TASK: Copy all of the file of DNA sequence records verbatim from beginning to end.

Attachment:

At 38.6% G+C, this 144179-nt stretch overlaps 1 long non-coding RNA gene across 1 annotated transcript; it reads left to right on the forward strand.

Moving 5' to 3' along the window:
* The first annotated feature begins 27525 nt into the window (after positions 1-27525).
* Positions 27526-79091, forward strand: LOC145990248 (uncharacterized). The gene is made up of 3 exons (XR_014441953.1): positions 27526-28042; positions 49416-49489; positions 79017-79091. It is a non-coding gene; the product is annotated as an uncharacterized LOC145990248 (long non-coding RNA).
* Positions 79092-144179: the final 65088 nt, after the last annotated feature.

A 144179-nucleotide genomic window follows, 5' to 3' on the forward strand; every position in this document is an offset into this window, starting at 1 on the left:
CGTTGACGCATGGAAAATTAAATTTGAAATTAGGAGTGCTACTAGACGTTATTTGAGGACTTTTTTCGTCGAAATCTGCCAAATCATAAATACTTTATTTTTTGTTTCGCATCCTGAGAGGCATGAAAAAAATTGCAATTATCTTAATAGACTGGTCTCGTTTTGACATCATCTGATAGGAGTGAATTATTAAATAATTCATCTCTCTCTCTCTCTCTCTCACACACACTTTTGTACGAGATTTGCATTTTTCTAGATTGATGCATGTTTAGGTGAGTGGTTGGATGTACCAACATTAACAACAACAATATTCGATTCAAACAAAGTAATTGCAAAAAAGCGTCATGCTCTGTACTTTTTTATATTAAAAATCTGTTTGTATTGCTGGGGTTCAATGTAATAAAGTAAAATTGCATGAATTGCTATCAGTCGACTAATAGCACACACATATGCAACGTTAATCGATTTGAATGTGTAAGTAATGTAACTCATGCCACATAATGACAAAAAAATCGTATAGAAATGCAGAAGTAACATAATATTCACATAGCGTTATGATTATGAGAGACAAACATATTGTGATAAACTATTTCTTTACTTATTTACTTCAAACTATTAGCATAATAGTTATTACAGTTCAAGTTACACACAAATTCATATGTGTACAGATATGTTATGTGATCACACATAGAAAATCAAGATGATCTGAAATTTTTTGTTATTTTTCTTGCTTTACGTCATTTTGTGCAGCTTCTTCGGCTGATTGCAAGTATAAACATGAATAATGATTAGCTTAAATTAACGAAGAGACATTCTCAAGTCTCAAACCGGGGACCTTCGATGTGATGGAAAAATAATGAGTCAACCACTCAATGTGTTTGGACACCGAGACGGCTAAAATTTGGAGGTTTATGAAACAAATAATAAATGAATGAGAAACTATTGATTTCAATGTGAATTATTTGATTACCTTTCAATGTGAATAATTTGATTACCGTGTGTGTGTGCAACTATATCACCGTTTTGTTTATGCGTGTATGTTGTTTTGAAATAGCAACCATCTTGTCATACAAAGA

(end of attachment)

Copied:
At 38.6% G+C, this 144179-nt stretch overlaps 1 long non-coding RNA gene across 1 annotated transcript; it reads left to right on the forward strand.

Moving 5' to 3' along the window:
* The first annotated feature begins 27525 nt into the window (after positions 1-27525).
* Positions 27526-79091, forward strand: LOC145990248 (uncharacterized). The gene is made up of 3 exons (XR_014441953.1): positions 27526-28042; positions 49416-49489; positions 79017-79091. It is a non-coding gene; the product is annotated as an uncharacterized LOC145990248 (long non-coding RNA).
* Positions 79092-144179: the final 65088 nt, after the last annotated feature.

A 144179-nucleotide genomic window follows, 5' to 3' on the forward strand; every position in this document is an offset into this window, starting at 1 on the left:
CGTTGACGCATGGAAAATTAAATTTGAAATTAGGAGTGCTACTAGACGTTATTTGAGGACTTTTTTCGTCGAAATCTGCCAAATCATAAATACTTTATTTTTTGTTTCGCATCCTGAGAGGCATGAAAAAAATTGCAATTATCTTAATAGACTGGTCTCGTTTTGACATCATCTGATAGGAGTGAATTATTAAATAATTCATCTCTCTCTCTCTCTCTCTCACACACACTTTTGTACGAGATTTGCATTTTTCTAGATTGATGCATGTTTAGGTGAGTGGTTGGATGTACCAACATTAACAACAACAATATTCGATTCAAACAAAGTAATTGCAAAAAAGCGTCATGCTCTGTACTTTTTTATATTAAAAATCTGTTTGTATTGCTGGGGTTCAATGTAATAAAGTAAAATTGCATGAATTGCTATCAGTCGACTAATAGCACACACATATGCAACGTTAATCGATTTGAATGTGTAAGTAATGTAACTCATGCCACATAATGACAAAAAAATCGTATAGAAATGCAGAAGTAACATAATATTCACATAGCGTTATGATTATGAGAGACAAACATATTGTGATAAACTATTTCTTTACTTATTTACTTCAAACTATTAGCATAATAGTTATTACAGTTCAAGTTACACACAAATTCATATGTGTACAGATATGTTATGTGATCACACATAGAAAATCAAGATGATCTGAAATTTTTTGTTATTTTTCTTGCTTTACGTCATTTTGTGCAGCTTCTTCGGCTGATTGCAAGTATAAACATGAATAATGATTAGCTTAAATTAACGAAGAGACATTCTCAAGTCTCAAACCGGGGACCTTCGATGTGATGGAAAAATAATGAGTCAACCACTCAATGTGTTTGGACACCGAGACGGCTAAAATTTGGAGGTTTATGAAACAAATAATAAATGAATGAGAAACTATTGATTTCAATGTGAATTATTTGATTACCTTTCAATGTGAATAATTTGATTACCGTGTGTGTGTGCAACTATATCACCGTTTTGTTTATGCGTGTATGTTGTTTTGAAATAGCAACCATCTTGTCATACAAAGA